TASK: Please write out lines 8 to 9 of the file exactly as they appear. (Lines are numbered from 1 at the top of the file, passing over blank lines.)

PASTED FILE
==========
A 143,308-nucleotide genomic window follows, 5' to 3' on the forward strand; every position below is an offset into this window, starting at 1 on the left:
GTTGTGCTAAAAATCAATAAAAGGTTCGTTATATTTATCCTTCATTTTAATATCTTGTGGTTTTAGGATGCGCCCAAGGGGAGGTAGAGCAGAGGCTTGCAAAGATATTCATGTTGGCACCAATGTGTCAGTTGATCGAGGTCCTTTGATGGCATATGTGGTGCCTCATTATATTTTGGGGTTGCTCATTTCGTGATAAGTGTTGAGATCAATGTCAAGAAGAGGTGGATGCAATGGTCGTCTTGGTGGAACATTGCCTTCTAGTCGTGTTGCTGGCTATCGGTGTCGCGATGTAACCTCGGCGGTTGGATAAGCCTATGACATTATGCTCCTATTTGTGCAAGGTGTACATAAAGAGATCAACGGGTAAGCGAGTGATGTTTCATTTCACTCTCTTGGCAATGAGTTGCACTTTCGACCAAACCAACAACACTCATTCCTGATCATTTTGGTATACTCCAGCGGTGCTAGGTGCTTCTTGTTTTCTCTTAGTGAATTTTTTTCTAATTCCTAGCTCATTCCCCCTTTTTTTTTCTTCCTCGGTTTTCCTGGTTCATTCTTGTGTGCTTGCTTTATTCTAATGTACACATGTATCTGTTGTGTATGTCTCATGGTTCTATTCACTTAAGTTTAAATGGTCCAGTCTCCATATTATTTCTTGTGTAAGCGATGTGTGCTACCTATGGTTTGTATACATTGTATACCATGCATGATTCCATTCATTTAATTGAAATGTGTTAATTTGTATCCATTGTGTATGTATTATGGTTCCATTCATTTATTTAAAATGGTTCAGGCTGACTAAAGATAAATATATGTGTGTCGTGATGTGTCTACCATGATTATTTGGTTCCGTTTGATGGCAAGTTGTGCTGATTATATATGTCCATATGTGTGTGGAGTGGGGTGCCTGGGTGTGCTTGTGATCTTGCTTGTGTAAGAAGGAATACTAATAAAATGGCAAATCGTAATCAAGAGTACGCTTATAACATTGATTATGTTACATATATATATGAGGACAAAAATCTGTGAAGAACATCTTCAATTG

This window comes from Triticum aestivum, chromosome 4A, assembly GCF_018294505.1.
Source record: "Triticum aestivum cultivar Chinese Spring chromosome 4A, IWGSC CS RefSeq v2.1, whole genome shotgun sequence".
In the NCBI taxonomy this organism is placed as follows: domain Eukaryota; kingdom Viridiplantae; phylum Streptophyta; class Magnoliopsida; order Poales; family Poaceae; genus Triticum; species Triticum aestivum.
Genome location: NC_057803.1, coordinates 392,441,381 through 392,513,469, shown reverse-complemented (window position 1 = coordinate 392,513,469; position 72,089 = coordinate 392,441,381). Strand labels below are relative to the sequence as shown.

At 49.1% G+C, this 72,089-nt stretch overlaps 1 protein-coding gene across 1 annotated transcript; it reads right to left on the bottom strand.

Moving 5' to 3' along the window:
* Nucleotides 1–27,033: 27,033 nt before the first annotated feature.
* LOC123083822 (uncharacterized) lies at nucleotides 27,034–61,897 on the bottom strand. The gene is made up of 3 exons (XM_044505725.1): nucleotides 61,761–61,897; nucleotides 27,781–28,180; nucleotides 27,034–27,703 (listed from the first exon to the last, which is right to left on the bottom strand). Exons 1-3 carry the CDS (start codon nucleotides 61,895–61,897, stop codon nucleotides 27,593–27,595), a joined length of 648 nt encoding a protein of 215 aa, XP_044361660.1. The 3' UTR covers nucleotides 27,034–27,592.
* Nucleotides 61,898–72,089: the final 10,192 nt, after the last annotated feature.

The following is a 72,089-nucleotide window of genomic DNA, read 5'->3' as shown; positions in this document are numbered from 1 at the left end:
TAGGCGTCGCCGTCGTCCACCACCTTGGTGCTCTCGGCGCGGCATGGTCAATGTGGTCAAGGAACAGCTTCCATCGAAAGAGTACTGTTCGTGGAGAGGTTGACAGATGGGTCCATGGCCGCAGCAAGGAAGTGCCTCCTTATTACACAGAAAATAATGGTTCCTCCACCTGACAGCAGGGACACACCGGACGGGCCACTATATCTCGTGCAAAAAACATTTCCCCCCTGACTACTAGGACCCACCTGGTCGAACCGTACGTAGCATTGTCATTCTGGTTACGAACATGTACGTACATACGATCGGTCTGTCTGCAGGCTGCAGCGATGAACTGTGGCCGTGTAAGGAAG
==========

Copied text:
Moving 5' to 3' along the window:
* Nucleotides 1–27,033: 27,033 nt before the first annotated feature.